Court upholds legality of disinheritance on basis of religion
August 17, 2016
Upholding a lower court decision, a New Jersey appeals court ruled that state anti-discrimination law does not prevent parents from disinheriting children on the basis of religion.
In his 1987 will, Kenneth Jameson, a Catholic who died in 2014, asserted that he was disinheriting his daughter because she allegedly acted with “selfishness, manipulation, cruelty, and with abusiveness” toward him. His daughter, Stacy Wolin, contended that she was disinherited because of her parents’ strong opposition to her decision to date and marry a Jew.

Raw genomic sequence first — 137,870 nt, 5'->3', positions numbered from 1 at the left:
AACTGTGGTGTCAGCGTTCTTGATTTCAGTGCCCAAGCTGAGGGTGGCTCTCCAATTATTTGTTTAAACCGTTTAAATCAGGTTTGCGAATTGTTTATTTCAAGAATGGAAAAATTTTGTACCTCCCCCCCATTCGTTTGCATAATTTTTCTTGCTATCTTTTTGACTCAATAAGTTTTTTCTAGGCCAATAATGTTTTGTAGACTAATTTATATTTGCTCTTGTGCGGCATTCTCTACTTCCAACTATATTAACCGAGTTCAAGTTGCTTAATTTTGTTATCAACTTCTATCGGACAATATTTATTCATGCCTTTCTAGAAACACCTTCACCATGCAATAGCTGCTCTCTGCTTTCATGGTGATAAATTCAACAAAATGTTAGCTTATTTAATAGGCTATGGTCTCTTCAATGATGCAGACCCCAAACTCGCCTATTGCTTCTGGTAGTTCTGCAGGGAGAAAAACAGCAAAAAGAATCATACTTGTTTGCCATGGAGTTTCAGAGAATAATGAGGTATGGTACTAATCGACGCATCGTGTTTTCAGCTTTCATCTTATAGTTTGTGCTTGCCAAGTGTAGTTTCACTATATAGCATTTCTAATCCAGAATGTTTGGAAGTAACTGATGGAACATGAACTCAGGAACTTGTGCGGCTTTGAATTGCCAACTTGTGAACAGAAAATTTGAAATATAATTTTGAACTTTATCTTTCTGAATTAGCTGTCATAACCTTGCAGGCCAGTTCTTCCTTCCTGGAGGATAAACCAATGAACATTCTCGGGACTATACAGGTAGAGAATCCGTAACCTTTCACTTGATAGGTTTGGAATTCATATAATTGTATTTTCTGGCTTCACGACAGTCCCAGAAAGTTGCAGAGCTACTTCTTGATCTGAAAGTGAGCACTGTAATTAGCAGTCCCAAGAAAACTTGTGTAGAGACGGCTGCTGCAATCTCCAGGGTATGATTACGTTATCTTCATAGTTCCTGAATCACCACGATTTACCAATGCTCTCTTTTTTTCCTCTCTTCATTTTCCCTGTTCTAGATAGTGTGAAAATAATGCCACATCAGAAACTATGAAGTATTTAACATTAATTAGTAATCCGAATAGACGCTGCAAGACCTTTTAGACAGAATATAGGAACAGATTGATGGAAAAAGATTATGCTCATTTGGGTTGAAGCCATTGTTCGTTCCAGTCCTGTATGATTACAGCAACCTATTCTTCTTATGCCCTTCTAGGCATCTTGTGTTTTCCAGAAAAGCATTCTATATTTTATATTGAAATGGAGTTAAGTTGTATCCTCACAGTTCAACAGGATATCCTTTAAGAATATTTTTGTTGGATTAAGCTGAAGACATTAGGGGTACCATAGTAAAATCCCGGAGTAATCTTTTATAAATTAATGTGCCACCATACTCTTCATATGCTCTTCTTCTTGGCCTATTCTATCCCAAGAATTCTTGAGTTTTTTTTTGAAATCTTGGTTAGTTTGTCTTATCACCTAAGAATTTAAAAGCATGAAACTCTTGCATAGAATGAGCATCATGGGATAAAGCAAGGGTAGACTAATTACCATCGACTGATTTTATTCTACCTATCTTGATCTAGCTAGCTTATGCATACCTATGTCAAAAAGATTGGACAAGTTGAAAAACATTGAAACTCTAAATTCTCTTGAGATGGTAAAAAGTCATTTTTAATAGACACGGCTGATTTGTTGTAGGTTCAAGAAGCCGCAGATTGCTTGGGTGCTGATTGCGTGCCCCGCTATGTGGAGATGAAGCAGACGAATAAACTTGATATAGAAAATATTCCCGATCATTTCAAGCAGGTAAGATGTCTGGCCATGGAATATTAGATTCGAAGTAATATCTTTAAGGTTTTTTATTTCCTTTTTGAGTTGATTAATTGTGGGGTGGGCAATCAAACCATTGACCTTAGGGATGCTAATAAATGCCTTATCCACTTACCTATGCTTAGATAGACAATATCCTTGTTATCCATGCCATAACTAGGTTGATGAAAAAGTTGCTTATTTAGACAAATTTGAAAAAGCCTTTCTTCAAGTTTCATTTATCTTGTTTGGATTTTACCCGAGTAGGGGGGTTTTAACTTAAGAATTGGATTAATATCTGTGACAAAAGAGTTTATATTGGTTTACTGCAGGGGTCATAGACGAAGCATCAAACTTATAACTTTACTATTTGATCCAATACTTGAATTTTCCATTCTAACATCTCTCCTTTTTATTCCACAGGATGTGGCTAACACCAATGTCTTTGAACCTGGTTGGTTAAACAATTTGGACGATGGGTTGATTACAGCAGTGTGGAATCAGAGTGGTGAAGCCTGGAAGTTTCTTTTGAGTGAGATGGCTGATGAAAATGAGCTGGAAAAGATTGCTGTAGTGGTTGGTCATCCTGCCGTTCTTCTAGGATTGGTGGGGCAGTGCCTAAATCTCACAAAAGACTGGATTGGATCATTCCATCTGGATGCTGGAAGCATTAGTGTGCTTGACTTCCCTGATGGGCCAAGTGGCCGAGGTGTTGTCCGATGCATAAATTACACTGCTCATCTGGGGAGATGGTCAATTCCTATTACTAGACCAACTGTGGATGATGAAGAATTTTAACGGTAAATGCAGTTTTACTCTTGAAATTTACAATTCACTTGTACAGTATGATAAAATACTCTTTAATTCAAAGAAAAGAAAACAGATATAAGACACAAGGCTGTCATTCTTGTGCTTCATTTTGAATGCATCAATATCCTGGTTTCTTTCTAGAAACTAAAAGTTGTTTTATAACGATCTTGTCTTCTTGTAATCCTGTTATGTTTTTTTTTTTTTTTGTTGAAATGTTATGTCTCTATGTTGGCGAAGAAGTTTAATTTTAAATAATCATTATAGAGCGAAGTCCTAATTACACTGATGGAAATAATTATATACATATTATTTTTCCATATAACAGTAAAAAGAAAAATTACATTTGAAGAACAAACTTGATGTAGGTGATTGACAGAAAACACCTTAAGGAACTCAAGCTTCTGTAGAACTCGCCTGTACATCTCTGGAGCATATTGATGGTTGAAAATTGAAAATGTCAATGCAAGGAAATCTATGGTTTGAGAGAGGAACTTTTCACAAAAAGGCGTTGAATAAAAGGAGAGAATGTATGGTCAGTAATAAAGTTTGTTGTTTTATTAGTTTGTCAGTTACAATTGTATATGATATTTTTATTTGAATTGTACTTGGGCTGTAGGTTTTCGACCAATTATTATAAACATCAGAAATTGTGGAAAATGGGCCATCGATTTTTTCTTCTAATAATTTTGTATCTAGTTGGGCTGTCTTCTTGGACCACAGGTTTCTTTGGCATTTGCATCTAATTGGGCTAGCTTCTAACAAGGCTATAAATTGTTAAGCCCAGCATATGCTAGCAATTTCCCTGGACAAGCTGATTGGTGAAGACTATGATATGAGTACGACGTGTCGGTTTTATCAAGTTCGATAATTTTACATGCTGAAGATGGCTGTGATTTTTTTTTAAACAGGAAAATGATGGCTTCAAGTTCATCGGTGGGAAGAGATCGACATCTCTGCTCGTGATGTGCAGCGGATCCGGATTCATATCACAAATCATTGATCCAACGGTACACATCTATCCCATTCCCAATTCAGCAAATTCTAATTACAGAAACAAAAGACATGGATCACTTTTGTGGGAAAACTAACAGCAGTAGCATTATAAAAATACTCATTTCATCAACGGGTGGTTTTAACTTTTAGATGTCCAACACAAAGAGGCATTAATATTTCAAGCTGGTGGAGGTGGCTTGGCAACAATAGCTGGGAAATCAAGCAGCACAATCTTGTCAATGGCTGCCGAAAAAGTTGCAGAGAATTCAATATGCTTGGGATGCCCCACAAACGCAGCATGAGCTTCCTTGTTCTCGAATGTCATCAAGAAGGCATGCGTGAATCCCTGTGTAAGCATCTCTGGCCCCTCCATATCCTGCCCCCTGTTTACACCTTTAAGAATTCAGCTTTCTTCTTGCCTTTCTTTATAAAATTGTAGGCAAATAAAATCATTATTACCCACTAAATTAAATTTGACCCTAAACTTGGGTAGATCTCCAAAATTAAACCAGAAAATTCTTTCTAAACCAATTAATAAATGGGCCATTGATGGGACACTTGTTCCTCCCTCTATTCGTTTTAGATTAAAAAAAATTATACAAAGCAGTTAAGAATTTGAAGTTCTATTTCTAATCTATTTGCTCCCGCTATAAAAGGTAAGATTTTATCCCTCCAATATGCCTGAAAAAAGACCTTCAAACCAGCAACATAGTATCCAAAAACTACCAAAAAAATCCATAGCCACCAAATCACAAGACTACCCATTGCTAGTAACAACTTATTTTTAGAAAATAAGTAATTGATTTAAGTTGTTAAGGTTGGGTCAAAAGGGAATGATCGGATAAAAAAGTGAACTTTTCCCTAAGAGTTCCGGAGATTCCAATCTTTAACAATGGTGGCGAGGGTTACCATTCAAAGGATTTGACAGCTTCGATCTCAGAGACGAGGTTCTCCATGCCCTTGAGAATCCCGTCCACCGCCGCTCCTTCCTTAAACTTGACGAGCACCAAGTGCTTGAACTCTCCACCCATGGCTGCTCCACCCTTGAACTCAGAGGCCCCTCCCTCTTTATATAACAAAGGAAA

The court ruled that even if a will’s provisions seem “shockingly unnatural and unfair,” New Jersey anti-discrimination law does not prohibit parents from disinheriting children “based upon an alleged discriminatory motive founded upon religion or religious affiliation.”
- Ruling: Bias no reason to vacate will (Cherry Hill Courier-Post)
- New Jersey Appeals Court OKs Religiously Discriminatory Disinheritance (Religion Clause)
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